Fortunately, Uncle Sam gave Stubbs a few years to make up his mind. After completing the ROTC (Reserve Officers Training Corps) program at FSU, Stubbs entered the Air Force and was stationed on a radar site in Montana for three years. He was also newly married to Annette Macintosh, a coed at Florida State who had one uncle serving as a judge in Panama City and another as an attorney in Washington, DC. Her grandfather had also been a judge.

“I had lots of time to think about my future,” Stubbs recalls. “My wife was willing to work and put me through law school, so we went to Gainesville.” Three months before enrolling at the University of Florida School of Law, the Stubbses had twin daughters, joined six years later by a son. All three are now adults with graduate degrees, but none followed their father into law.

After earning his J.D. with honors, Stubbs went to work for a small firm in Clearwater. “I thought I wanted to be a transactional lawyer, and it took me a little while to figure out that field was not for me,” he says. “One of my former roommates said his firm in West Palm Beach needed a litigator. Since Annette grew up in Pahokee, moving here was an easy decision, and we’ve been here ever since.”

In 1983 and 1984, Stubbs served as special counsel to Gov. Bob Graham. “I found this to be an exciting and challenging assignment,” he says. “Bob Graham was an incredibly talented and dedicated public servant.”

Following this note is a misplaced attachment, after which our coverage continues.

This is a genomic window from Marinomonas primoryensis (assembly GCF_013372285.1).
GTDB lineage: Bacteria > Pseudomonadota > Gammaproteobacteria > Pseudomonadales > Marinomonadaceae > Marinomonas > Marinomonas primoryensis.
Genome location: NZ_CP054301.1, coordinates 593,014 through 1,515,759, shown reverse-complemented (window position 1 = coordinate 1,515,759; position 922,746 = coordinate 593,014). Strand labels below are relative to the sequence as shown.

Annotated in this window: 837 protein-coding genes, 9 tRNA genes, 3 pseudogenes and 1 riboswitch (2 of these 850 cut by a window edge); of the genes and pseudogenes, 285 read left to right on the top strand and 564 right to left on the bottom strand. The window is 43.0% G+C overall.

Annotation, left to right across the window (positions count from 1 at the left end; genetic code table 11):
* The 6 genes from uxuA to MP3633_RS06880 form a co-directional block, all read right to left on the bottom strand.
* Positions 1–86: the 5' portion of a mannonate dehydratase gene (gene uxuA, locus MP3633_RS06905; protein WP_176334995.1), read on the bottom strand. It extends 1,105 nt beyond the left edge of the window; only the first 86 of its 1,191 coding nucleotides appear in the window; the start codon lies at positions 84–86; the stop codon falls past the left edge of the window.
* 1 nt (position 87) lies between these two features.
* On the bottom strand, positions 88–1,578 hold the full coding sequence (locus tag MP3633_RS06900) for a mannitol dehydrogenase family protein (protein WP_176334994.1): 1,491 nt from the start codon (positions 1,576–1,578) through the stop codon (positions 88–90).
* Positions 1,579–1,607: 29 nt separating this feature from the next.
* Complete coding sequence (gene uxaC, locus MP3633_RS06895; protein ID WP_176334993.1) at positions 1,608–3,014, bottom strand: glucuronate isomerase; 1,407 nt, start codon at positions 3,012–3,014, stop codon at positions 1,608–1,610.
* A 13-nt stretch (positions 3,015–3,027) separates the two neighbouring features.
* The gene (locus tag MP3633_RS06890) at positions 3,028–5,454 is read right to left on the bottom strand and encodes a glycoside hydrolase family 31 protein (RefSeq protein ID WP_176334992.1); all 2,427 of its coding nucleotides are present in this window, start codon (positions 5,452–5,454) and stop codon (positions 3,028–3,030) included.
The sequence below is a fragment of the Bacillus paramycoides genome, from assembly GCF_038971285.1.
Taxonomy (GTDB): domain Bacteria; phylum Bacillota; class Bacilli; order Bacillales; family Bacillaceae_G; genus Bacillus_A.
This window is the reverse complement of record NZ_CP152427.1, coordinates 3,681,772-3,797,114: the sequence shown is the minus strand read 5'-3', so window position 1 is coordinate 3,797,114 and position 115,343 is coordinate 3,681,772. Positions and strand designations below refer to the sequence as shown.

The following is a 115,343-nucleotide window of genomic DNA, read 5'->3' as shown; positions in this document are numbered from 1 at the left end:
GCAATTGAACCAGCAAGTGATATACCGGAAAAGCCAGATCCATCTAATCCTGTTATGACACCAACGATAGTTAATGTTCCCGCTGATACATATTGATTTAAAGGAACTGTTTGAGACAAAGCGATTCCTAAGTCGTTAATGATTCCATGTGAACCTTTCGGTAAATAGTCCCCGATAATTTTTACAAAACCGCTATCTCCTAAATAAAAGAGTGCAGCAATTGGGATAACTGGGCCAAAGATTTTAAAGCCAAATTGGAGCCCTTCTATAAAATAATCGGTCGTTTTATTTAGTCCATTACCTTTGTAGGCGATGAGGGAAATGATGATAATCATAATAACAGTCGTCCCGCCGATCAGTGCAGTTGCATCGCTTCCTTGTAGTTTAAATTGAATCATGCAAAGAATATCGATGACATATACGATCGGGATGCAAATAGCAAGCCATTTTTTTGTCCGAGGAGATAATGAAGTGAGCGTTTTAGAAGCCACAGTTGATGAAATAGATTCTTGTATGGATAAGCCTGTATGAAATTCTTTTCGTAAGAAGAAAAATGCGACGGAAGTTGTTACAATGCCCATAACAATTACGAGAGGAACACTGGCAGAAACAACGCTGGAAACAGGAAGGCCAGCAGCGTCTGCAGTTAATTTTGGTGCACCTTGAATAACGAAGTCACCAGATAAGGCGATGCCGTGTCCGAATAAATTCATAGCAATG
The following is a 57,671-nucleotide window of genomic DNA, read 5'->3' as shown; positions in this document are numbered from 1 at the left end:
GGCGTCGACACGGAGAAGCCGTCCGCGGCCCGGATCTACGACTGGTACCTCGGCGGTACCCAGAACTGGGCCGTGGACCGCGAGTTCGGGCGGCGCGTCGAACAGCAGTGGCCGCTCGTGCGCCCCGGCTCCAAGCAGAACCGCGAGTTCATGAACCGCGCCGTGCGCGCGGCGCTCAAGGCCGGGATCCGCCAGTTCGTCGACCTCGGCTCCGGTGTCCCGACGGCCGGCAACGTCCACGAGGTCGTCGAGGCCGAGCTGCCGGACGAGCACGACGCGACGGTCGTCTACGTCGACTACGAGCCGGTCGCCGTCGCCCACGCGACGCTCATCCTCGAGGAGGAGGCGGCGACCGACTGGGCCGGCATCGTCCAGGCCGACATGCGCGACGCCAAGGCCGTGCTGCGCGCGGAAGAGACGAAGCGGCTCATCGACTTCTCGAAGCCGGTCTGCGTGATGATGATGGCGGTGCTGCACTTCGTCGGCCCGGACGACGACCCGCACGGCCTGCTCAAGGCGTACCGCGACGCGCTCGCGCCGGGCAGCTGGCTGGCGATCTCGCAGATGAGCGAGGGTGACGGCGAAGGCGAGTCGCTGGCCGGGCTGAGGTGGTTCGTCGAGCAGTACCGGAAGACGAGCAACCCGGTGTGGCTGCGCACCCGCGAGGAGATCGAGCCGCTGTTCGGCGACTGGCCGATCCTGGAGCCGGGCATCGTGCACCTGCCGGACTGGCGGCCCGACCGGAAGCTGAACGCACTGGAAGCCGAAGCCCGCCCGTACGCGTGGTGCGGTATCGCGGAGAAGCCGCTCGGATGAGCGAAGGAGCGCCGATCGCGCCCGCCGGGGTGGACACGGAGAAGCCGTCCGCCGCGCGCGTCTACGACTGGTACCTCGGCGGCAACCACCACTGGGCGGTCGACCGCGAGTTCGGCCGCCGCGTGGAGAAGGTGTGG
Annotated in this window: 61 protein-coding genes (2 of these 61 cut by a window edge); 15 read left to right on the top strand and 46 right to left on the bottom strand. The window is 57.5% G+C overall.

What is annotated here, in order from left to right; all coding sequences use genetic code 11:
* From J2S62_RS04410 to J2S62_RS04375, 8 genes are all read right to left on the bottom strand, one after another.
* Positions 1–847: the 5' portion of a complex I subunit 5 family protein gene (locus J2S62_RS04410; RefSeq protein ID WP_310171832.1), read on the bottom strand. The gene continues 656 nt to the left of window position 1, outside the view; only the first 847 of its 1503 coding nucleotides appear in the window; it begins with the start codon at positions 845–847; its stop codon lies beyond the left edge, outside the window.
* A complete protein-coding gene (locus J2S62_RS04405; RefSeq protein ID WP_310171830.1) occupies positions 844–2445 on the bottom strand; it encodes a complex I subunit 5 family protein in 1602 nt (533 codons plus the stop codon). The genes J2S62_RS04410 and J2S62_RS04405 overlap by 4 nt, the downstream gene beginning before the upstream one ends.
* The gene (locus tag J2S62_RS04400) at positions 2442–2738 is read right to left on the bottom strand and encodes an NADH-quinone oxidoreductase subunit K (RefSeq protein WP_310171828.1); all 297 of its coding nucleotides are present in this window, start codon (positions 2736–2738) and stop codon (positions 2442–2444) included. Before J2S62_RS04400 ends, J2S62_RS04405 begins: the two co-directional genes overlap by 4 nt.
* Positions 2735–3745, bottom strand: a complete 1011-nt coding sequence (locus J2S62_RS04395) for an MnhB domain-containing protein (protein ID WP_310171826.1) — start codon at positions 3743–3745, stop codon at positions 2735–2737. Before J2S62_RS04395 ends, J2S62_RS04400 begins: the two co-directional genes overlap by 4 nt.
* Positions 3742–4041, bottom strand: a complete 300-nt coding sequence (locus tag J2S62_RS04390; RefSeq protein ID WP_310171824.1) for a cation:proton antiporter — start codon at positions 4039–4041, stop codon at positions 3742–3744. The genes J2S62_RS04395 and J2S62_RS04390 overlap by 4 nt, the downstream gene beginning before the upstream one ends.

At Jones, Foster, Johnston & Stubbs, P.A. — a firm that can trace its roots to 1909 — Stubbs has worked on a wide range of litigation cases, from agricultural ventures to hospitals, healthcare and commercial matters. “I enjoy the courtroom experience immensely,” he says. “Even at 72, I enjoy the research aspect and developing legal strategies for our clients.”
One of Stubbs’ most significant cases was representing New York law firm Cadwalader, Wickersham & Taft LLP in a 1980s case he lost at trial and received a better result on appeal. “The case revolved around the fiduciary duty of lawyers and law firms to each other, and it has been discussed in many articles and appellate opinions.”